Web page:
See The Analog Creations Of The “Low Tech Print” Revival

Low Tech Print allows fans of graphic design to reconnect with the wonder of analog production.

“There were enormous developments in art and design before computers came around, so it seems ridiculous to completely turn our backs on non-computer techniques.” That’s silk screen auteur Mike Davis talking about the virtues of antique production methods. The proof of his analog-is-good concept takes shape as a stunning series of Arcade Fire posters featured in Low Tech Print (Laurence King, Oct. 22).

Arcade Fire

Compiled by U.K. designer Caspar Williamson, the picture book encompasses color-blasted Peruvian “Chicha”-style street posters Braziian woodblock fliers, pastel Italian linocuts, psychedelic letterpress gig posters from Nashville and promotional hand-outs made by Portland designers on the obsolete Japanese “Gocco” toy printer.

Getting Your Hands Inky

Author Williamson writes “In an oversaturated digital age, these most traditional of methods have allowed people to reconnect with the physical process of print that they have been pining for.”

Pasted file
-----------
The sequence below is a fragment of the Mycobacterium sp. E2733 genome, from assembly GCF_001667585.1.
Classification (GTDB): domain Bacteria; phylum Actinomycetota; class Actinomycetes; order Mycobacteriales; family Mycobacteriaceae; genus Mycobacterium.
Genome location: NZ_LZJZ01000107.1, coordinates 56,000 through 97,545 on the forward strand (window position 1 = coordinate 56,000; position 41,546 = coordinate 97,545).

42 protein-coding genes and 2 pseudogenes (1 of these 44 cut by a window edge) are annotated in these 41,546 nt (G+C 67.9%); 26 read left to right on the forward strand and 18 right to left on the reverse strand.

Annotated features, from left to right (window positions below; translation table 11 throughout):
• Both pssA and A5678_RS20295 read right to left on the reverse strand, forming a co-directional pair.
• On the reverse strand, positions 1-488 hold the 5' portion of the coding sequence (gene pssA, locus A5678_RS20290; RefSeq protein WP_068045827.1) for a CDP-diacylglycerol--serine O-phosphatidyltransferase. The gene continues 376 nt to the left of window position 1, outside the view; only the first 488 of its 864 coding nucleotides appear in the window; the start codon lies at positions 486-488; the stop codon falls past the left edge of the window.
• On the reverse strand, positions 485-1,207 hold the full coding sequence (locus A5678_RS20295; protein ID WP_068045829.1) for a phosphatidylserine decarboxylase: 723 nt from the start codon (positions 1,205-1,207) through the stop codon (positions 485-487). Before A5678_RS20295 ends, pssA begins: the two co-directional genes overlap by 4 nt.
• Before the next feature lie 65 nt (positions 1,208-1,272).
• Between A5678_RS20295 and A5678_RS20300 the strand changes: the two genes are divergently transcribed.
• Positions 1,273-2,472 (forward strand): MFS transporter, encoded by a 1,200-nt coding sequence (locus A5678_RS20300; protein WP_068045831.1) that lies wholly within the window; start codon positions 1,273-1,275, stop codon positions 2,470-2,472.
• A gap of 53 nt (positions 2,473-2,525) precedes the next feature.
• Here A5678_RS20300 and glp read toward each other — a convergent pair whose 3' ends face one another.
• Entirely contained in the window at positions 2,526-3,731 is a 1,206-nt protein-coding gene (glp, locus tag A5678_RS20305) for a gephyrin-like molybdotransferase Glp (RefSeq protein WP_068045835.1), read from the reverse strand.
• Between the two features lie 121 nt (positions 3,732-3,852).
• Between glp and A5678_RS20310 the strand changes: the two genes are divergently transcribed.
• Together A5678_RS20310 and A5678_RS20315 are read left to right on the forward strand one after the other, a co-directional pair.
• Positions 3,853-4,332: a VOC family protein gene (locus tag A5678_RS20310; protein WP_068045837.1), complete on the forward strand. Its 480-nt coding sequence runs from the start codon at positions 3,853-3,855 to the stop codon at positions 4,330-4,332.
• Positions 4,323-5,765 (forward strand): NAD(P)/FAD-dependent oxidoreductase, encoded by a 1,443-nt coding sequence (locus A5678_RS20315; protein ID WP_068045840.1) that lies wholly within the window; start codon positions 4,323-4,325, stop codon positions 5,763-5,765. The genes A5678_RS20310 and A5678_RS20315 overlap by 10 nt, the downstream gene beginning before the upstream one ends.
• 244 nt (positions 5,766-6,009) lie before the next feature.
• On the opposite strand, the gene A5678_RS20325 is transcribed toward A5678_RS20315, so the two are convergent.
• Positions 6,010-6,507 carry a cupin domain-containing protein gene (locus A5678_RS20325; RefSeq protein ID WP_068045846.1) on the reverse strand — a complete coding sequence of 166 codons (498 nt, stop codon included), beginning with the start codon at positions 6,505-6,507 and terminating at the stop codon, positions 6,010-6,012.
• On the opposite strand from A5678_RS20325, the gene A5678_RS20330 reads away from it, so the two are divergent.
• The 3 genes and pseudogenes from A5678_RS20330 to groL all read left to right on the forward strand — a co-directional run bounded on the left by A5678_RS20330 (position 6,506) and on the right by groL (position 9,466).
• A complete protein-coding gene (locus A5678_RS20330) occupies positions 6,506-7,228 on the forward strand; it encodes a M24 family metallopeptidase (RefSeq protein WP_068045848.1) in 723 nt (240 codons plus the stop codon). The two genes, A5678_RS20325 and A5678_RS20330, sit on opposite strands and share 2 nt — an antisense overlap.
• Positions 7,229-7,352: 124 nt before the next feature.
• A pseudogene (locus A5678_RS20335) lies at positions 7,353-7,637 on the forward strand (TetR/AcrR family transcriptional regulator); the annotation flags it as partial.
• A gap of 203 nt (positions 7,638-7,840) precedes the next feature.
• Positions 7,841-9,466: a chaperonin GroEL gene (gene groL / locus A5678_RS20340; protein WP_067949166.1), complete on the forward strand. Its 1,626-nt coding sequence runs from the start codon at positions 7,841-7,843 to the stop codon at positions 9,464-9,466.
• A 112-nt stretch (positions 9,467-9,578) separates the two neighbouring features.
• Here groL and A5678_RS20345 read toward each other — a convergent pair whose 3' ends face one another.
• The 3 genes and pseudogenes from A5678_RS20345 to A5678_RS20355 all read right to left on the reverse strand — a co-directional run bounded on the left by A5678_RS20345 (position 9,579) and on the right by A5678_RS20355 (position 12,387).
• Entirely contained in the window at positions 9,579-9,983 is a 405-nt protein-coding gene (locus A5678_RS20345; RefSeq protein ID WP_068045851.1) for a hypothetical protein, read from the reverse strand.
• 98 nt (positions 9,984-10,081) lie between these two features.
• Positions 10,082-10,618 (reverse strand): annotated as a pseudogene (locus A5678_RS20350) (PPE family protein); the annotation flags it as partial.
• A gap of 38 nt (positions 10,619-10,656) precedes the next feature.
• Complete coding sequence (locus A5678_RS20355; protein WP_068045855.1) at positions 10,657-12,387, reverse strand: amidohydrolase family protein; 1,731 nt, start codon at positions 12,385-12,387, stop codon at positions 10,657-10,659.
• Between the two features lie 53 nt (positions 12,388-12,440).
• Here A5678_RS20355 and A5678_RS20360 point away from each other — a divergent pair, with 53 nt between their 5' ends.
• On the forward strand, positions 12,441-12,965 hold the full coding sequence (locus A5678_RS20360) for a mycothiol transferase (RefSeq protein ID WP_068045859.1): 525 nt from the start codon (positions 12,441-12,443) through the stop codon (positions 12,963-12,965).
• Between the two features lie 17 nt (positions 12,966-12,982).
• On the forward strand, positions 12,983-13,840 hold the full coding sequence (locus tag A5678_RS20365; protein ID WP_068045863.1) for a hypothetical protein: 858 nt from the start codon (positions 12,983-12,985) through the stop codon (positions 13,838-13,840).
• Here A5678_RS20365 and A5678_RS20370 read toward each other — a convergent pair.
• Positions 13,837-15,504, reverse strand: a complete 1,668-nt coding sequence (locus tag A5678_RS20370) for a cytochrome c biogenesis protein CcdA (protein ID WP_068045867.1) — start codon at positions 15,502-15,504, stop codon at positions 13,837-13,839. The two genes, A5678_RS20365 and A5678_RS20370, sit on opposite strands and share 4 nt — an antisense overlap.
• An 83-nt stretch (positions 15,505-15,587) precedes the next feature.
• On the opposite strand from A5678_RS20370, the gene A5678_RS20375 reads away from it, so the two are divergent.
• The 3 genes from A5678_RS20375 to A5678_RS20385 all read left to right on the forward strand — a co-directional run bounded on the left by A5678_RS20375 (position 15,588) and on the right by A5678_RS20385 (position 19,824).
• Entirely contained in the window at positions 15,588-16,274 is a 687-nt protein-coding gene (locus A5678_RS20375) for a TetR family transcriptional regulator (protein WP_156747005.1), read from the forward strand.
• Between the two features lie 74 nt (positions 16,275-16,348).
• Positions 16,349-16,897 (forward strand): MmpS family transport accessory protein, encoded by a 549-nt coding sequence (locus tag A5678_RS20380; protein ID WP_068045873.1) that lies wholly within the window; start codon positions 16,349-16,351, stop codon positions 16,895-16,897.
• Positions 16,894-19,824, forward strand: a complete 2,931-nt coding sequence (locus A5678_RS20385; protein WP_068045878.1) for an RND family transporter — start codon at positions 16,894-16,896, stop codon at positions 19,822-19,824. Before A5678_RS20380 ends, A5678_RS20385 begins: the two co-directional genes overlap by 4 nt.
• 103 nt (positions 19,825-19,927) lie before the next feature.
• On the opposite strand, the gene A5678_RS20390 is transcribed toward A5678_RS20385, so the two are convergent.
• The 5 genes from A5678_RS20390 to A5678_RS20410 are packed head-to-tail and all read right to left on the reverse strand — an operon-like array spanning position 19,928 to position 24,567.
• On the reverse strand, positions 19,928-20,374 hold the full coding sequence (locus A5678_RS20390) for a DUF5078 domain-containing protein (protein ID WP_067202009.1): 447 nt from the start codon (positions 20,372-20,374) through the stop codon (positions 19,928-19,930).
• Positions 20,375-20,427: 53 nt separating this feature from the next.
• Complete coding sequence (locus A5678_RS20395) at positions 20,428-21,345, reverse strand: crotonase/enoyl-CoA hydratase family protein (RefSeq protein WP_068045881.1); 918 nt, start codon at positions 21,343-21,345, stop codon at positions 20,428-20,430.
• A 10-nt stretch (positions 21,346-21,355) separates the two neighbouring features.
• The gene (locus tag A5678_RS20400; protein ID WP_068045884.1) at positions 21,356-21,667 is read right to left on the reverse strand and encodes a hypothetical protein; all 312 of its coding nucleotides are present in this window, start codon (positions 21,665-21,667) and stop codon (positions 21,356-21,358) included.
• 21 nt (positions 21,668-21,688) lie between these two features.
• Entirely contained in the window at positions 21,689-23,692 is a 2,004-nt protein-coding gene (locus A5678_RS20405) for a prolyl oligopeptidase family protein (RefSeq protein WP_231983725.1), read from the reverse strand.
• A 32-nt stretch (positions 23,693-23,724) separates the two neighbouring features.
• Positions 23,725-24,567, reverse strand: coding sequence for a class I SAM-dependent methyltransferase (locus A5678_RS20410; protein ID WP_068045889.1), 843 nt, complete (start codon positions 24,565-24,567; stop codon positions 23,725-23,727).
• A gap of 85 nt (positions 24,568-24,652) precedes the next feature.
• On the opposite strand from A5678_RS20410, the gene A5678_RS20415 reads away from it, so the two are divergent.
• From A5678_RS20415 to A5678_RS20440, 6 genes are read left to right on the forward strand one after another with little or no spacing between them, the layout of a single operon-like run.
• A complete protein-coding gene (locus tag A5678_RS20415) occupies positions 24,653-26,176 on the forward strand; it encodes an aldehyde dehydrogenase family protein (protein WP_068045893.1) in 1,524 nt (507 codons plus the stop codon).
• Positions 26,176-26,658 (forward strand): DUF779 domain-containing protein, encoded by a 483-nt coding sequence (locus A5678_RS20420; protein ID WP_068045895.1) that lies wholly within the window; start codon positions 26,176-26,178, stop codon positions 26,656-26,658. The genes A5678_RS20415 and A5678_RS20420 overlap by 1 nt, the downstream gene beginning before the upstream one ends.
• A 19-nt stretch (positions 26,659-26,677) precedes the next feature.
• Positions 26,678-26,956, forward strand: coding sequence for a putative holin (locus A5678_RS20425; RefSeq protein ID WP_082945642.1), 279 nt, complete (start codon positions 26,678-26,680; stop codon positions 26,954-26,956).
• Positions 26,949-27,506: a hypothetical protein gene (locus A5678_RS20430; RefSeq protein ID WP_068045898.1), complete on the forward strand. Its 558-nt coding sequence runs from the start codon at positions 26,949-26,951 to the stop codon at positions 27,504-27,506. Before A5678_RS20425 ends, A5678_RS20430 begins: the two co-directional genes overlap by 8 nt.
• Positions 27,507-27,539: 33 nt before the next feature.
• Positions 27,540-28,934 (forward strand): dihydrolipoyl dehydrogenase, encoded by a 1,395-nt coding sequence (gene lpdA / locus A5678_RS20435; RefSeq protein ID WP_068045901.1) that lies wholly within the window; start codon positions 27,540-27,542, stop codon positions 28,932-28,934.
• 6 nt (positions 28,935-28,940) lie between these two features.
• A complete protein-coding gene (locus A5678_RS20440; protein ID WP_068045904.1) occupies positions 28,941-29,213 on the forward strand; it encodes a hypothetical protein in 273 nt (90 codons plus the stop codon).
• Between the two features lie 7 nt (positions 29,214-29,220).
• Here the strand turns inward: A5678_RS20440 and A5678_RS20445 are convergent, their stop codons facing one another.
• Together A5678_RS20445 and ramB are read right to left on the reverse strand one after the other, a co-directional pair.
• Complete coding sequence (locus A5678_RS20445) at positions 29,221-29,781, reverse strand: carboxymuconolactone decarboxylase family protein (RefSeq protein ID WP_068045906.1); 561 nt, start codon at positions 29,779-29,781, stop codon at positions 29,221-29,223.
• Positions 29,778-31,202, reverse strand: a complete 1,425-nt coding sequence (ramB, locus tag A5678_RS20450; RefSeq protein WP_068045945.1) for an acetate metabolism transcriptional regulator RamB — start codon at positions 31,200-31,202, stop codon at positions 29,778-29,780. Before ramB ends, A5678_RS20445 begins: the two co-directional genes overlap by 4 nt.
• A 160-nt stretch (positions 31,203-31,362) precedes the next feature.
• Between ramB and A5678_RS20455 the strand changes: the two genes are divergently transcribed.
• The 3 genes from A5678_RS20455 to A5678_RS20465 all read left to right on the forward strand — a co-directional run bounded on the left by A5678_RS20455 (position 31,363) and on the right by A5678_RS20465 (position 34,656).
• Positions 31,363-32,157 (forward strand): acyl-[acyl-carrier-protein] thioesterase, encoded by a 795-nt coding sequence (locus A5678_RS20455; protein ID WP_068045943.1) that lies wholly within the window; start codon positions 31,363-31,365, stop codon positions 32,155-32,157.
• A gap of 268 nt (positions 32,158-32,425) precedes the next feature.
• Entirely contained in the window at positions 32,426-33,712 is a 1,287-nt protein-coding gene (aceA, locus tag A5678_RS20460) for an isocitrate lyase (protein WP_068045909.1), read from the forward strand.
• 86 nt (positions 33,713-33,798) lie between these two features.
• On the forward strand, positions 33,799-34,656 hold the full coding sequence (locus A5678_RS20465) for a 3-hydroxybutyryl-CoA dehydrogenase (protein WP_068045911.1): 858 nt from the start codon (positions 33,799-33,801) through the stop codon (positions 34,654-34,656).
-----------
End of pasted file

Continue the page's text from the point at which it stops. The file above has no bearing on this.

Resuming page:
Low Tech Print also includes instructions for do-it-yourselfers who want to master hand-held rubber stamp production or learn why letterpress cultists worship a vanishing species of machinery known as the Vandercook proofing press.

Digital-savvy artists and designers say that mechanical production offers an opportunity to get their hands inky with graphic pieces that celebrate rough-hewn character over pixel-precise homogeneity.

“It’s easy to get caught up in all the technical aspects of creating a design on the computer so the raw, hands-on aspects of screenprinting are a nice escape,” notes Burlesque of North America’s Davis. “I’ve fallen in love with watching a design of mine come to life through the different stages of the screenprinting process and then getting to sign, number, stamp, and sell copies of a concert poster directly to music fans.”


Limited Edition Cachet

Hand-operated printing tools imbue the finished products with tactile charm and valuable cachet, says Davis. “The people who purchase our prints love the fact that they were made by hand in a limited edition. It makes it more special and collectible than something that was spat out of a laser printer.”

Check out the slide show for a sampling of eye-popping design pieces made the old-fashioned way.

About the author

Los Angeles freelancer Hugh Hart covers movies, television, art, design and the wild wild web (for San Francisco Chronicle, Los Angeles Times and New York Times). A former Chicagoan, Hugh also walks his Afghan Hound many times a day and writes twisted pop songs.